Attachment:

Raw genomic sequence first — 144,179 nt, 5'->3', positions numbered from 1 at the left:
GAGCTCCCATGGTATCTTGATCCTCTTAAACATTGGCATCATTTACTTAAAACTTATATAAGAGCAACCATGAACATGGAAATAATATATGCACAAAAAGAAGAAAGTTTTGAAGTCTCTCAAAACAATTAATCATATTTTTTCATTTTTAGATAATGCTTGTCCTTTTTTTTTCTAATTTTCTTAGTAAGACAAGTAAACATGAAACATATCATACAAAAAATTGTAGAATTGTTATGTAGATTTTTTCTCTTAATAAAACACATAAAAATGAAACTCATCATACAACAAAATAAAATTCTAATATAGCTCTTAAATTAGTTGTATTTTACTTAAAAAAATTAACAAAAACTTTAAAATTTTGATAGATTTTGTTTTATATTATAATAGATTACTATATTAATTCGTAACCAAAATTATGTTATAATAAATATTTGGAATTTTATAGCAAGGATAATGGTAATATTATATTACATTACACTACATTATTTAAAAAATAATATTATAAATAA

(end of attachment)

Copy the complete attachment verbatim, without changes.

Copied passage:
Raw genomic sequence first — 144,179 nt, 5'->3', positions numbered from 1 at the left:
GAGCTCCCATGGTATCTTGATCCTCTTAAACATTGGCATCATTTACTTAAAACTTATATAAGAGCAACCATGAACATGGAAATAATATATGCACAAAAAGAAGAAAGTTTTGAAGTCTCTCAAAACAATTAATCATATTTTTTCATTTTTAGATAATGCTTGTCCTTTTTTTTTCTAATTTTCTTAGTAAGACAAGTAAACATGAAACATATCATACAAAAAATTGTAGAATTGTTATGTAGATTTTTTCTCTTAATAAAACACATAAAAATGAAACTCATCATACAACAAAATAAAATTCTAATATAGCTCTTAAATTAGTTGTATTTTACTTAAAAAAATTAACAAAAACTTTAAAATTTTGATAGATTTTGTTTTATATTATAATAGATTACTATATTAATTCGTAACCAAAATTATGTTATAATAAATATTTGGAATTTTATAGCAAGGATAATGGTAATATTATATTACATTACACTACATTATTTAAAAAATAATATTATAAATAA